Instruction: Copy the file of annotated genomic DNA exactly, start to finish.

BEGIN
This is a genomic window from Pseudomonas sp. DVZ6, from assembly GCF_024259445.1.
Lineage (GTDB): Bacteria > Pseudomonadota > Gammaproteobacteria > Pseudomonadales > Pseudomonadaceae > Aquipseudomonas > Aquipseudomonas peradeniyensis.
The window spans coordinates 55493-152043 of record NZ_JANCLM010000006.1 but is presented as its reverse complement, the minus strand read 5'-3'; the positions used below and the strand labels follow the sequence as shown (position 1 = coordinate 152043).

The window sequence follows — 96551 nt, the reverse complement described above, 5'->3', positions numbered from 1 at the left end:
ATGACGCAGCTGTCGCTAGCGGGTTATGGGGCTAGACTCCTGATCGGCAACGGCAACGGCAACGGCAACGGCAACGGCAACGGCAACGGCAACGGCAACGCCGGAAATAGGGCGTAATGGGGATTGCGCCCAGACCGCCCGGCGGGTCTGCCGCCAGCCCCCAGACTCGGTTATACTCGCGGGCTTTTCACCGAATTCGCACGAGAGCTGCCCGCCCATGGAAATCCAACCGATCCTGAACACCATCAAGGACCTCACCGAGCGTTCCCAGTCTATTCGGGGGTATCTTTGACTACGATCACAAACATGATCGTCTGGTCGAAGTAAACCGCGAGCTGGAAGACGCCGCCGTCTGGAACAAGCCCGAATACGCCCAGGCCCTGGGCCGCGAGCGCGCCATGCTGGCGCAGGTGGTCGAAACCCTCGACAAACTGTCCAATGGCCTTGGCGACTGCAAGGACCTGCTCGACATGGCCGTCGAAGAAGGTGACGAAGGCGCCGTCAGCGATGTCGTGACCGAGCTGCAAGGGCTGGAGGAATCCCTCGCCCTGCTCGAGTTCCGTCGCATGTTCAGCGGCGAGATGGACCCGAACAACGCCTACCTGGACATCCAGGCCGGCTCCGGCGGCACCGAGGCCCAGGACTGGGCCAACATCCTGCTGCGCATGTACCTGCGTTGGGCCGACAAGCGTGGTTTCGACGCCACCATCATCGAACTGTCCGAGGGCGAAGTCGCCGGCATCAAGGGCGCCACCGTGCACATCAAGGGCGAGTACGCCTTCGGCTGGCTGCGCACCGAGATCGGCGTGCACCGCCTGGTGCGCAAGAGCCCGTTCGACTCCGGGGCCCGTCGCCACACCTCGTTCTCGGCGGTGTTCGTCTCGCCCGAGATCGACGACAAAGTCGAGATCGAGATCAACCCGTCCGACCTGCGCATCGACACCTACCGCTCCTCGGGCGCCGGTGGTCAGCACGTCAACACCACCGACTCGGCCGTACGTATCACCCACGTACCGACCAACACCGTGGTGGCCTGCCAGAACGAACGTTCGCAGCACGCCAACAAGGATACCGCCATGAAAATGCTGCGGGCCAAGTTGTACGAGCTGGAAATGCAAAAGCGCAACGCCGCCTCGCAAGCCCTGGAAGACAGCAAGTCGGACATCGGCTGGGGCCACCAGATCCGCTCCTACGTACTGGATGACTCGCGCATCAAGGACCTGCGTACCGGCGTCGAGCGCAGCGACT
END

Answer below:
This is a genomic window from Pseudomonas sp. DVZ6, from assembly GCF_024259445.1.
Lineage (GTDB): Bacteria > Pseudomonadota > Gammaproteobacteria > Pseudomonadales > Pseudomonadaceae > Aquipseudomonas > Aquipseudomonas peradeniyensis.
The window spans coordinates 55493-152043 of record NZ_JANCLM010000006.1 but is presented as its reverse complement, the minus strand read 5'-3'; the positions used below and the strand labels follow the sequence as shown (position 1 = coordinate 152043).

The window sequence follows — 96551 nt, the reverse complement described above, 5'->3', positions numbered from 1 at the left end:
ATGACGCAGCTGTCGCTAGCGGGTTATGGGGCTAGACTCCTGATCGGCAACGGCAACGGCAACGGCAACGGCAACGGCAACGGCAACGGCAACGGCAACGCCGGAAATAGGGCGTAATGGGGATTGCGCCCAGACCGCCCGGCGGGTCTGCCGCCAGCCCCCAGACTCGGTTATACTCGCGGGCTTTTCACCGAATTCGCACGAGAGCTGCCCGCCCATGGAAATCCAACCGATCCTGAACACCATCAAGGACCTCACCGAGCGTTCCCAGTCTATTCGGGGGTATCTTTGACTACGATCACAAACATGATCGTCTGGTCGAAGTAAACCGCGAGCTGGAAGACGCCGCCGTCTGGAACAAGCCCGAATACGCCCAGGCCCTGGGCCGCGAGCGCGCCATGCTGGCGCAGGTGGTCGAAACCCTCGACAAACTGTCCAATGGCCTTGGCGACTGCAAGGACCTGCTCGACATGGCCGTCGAAGAAGGTGACGAAGGCGCCGTCAGCGATGTCGTGACCGAGCTGCAAGGGCTGGAGGAATCCCTCGCCCTGCTCGAGTTCCGTCGCATGTTCAGCGGCGAGATGGACCCGAACAACGCCTACCTGGACATCCAGGCCGGCTCCGGCGGCACCGAGGCCCAGGACTGGGCCAACATCCTGCTGCGCATGTACCTGCGTTGGGCCGACAAGCGTGGTTTCGACGCCACCATCATCGAACTGTCCGAGGGCGAAGTCGCCGGCATCAAGGGCGCCACCGTGCACATCAAGGGCGAGTACGCCTTCGGCTGGCTGCGCACCGAGATCGGCGTGCACCGCCTGGTGCGCAAGAGCCCGTTCGACTCCGGGGCCCGTCGCCACACCTCGTTCTCGGCGGTGTTCGTCTCGCCCGAGATCGACGACAAAGTCGAGATCGAGATCAACCCGTCCGACCTGCGCATCGACACCTACCGCTCCTCGGGCGCCGGTGGTCAGCACGTCAACACCACCGACTCGGCCGTACGTATCACCCACGTACCGACCAACACCGTGGTGGCCTGCCAGAACGAACGTTCGCAGCACGCCAACAAGGATACCGCCATGAAAATGCTGCGGGCCAAGTTGTACGAGCTGGAAATGCAAAAGCGCAACGCCGCCTCGCAAGCCCTGGAAGACAGCAAGTCGGACATCGGCTGGGGCCACCAGATCCGCTCCTACGTACTGGATGACTCGCGCATCAAGGACCTGCGTACCGGCGTCGAGCGCAGCGACT